Fundraising vs. Development: They’re Not The Same Thing

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Sections of this topic

    “Development” is, by definition, the process of creating and enhancing relationships with (potential) donors to ensure current and future funding; “Fundraising” is only about income generation.

    With “Development,” with the relationships you create, you take a major step toward ensuring future income; with “Fundraising,” income generation focuses on “now,” with no provision, no assurance, and little-or-any potential for the future.

    If people’s giving provides the opportunity for them to feel good about helping to advance the organization’s mission and services, if they give because they want to please the person who is “asking,” because they want to see their name alongside the names of recognizable personalities, or if they want to see their name on (a floor, a wing, or on the outside of) a building, those reasons, for the most part, have to do with satisfying the needs of the donor.

    If you create/maintain relationships with donors, you increase the likelihood that they will continue to give — that’s “Development.” If all you do is “Fundraising,” you make it that much harder to ensure your organization’s future.

    Fundraising is like a band-aid, Development is closer to a cure.


    “Development” is more about people “giving” to an organization than it is buying a product, a recognition opportunity or a ticket to an event. “Giving” implies not expecting anything in return … except for that “good feeling.”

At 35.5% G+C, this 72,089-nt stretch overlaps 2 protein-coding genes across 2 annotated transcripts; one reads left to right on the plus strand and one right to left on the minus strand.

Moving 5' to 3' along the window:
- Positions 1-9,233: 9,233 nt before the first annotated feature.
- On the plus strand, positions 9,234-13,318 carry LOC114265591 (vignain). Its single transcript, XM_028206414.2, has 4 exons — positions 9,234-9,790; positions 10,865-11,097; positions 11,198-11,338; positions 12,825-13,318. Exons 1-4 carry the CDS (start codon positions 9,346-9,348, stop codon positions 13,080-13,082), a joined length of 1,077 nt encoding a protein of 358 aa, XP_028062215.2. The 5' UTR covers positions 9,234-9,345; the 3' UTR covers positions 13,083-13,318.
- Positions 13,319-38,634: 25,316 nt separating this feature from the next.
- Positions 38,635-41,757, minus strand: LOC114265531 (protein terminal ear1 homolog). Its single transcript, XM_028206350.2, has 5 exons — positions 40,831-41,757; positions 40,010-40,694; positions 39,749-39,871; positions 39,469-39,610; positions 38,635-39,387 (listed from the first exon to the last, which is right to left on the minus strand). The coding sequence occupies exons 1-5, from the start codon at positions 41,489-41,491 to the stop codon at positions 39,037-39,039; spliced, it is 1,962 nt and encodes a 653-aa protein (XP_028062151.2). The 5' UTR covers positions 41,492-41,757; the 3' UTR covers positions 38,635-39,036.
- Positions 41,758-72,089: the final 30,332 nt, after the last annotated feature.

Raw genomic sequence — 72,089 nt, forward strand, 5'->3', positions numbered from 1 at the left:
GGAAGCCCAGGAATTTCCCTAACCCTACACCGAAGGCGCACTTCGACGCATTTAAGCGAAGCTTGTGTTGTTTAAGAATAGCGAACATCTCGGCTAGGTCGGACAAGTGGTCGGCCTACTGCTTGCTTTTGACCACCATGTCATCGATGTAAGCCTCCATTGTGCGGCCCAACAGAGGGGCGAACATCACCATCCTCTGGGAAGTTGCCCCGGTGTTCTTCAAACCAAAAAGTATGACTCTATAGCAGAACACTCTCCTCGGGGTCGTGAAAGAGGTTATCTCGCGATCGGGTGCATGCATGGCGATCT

“Development” is also about understanding who your (prospective) (long-term) donors are, and what you have to do to get them to want to support your organization.

    Whether it’s a Corporation, a Foundation, a prospective Major Donor or the recipient of a mass solicitation, they’re not going to write you a check if you don’t show them that doing so will satisfy their needs.

    Getting a Corporation to want to give to a non-profit is a simple matter of learning, understanding and acting on the needs of the corporation and those of its decision makers. Will supporting your NPO help the corporation’s marketing efforts and increase its revenue? Will supporting your NPO and espousing your cause make the corporate leaders look good? … feel good ??

    Foundations give based on their mission and the needs of the foundation leadership. Do you try to create relationships with foundations whose leaders feel strongly about your programs and activities and about the people you serve? Do you know who those leaders are and what is important to them?

    To get individual (potential) major donors to want to give, you have to know them well enough to know what’s important to them. You have to know/understand their priorities and what will make them feel good.

    Just because a nonprofit does wonderful things in a cost-effective manner doesn’t mean that potential donors will want to support it.

    Getting people to want to give, and corporations and foundations are run by people, is about learning, understanding and appealing to their various needs.

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